HIV leads to a complex disorder that combines a chronic activation of the immune system with a progressive decrease in the number of T-cells, which are involved in immune response. If the number of T-cells falls below a certain level, the weakened immune system is less able to fight infections, and the symptoms of AIDS develop.
New research shows a drug that suppresses the immune system can delay the onset of AIDS in patients with HIV.The drug prednisolone, taken without any antiviral therapy, postponed the loss of T-cells that leads to AIDS for two to 10 years in 50 percent of HIV patients. Patients were found to have T-cell counts higher than they did at the start of the trial. Only 5 percent of patients who did not take prednisolone had this positive outcome.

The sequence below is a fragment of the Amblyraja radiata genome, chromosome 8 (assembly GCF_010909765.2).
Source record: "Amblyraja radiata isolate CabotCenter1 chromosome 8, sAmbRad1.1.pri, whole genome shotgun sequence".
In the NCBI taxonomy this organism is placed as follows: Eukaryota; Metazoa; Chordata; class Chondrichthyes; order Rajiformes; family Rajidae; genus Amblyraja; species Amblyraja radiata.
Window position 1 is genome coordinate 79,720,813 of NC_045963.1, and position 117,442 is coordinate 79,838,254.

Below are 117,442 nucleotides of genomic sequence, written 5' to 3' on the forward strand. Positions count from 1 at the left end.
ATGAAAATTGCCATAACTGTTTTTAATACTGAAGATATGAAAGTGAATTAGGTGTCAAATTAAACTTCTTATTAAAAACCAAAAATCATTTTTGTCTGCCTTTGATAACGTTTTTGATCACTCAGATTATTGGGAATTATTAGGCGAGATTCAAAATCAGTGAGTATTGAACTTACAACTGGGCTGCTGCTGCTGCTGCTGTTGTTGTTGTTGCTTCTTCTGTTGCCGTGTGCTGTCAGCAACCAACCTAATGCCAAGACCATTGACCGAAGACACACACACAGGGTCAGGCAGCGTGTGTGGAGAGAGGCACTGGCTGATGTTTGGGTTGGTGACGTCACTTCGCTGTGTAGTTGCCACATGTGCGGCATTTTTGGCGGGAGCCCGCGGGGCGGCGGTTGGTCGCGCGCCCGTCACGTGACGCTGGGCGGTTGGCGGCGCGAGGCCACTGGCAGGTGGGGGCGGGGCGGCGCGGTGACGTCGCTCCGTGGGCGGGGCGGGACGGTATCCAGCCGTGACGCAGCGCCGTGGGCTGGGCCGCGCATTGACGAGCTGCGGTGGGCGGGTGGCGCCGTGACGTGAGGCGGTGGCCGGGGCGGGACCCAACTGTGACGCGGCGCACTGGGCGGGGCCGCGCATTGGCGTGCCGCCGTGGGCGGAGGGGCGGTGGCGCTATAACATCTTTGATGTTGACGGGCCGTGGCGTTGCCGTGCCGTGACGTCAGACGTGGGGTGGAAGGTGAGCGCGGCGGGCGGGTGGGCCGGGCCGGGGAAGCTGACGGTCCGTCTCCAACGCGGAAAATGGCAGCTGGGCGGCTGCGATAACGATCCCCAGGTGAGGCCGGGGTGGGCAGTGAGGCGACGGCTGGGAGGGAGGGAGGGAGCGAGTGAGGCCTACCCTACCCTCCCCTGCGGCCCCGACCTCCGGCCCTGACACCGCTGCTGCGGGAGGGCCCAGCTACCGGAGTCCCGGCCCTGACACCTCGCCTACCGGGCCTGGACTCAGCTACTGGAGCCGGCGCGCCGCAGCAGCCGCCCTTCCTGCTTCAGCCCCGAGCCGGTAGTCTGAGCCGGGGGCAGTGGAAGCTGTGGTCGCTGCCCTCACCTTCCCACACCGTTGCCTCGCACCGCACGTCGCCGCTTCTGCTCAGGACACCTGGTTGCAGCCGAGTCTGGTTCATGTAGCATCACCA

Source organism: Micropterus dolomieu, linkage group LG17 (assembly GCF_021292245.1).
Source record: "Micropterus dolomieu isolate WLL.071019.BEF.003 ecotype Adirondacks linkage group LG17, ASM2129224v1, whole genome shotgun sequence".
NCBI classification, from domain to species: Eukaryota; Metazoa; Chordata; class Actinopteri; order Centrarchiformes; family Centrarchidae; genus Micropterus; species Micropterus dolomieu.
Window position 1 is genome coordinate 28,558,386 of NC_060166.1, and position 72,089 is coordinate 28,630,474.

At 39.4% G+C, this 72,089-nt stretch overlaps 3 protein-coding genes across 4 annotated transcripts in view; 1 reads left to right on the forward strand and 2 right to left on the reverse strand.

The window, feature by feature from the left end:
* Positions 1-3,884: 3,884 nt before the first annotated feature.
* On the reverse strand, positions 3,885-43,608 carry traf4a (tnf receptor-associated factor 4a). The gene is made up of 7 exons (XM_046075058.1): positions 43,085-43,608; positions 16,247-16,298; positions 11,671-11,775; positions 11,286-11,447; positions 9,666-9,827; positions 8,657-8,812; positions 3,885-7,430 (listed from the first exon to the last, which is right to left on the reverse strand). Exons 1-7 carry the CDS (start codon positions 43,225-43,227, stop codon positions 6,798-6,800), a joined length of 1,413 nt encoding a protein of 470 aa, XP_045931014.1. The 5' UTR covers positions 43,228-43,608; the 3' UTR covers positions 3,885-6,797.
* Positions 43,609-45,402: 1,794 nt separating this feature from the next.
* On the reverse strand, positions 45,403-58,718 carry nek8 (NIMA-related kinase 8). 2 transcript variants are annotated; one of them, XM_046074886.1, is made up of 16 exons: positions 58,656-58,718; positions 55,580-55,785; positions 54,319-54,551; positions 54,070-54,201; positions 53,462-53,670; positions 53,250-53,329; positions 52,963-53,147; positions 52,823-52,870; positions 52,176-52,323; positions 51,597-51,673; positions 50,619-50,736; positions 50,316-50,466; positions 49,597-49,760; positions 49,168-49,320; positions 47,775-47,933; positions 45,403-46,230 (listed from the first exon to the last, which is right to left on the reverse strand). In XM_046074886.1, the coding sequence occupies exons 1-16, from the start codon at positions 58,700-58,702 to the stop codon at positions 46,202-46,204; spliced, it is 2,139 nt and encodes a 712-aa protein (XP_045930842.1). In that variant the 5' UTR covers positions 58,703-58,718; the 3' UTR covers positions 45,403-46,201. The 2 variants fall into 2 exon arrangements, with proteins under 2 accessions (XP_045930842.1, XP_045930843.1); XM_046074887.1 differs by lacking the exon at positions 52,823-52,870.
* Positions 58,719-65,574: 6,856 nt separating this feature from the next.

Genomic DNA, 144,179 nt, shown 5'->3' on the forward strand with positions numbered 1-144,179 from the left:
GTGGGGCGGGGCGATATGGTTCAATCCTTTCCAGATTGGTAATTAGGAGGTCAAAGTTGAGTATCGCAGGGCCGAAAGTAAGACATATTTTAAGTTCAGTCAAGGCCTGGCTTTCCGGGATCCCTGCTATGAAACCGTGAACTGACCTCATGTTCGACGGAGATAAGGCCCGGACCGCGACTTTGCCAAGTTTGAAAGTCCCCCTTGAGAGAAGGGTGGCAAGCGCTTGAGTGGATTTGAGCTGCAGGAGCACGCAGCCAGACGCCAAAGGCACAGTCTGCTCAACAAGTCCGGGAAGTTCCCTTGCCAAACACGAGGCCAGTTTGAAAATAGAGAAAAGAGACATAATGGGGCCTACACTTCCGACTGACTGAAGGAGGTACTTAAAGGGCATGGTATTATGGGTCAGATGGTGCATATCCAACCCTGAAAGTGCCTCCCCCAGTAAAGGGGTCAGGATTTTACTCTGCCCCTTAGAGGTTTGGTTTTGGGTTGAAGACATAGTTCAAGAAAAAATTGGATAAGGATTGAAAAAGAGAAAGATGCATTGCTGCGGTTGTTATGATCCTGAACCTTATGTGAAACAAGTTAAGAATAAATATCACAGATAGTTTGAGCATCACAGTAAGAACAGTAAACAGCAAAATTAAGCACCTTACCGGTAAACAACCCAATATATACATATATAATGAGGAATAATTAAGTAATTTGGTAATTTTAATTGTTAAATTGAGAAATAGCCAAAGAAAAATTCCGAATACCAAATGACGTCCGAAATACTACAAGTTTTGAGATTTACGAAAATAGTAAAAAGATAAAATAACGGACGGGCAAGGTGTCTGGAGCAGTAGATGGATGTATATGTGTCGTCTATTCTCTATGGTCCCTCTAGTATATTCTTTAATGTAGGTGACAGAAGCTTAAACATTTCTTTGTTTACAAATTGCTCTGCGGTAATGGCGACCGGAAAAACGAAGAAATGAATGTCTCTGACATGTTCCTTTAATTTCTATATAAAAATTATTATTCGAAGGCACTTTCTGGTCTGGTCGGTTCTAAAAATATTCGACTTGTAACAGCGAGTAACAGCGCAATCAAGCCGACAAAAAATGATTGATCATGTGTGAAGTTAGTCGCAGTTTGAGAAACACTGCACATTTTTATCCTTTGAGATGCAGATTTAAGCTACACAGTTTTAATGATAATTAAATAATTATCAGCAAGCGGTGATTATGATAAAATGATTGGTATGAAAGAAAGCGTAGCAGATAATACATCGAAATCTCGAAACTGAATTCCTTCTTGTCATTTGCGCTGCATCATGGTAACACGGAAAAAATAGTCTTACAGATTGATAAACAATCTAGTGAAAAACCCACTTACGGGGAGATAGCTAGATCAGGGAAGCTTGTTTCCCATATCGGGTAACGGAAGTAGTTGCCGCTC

After five years, more than 10 percent of the patients taking prednisolone had higher T-cell counts than they did at the start of the trial compared to virtually no patients in the control group. The drug was particularly effective in patients who initially had low levels of HIV in their body. Despite suppressing patients' immune response, prednisolone did not cause the HIV virus to replicate more vigorously.
Researchers also point out that prednisolone is an inexpensive drug, and its side effects were mild when a low daily dose was given.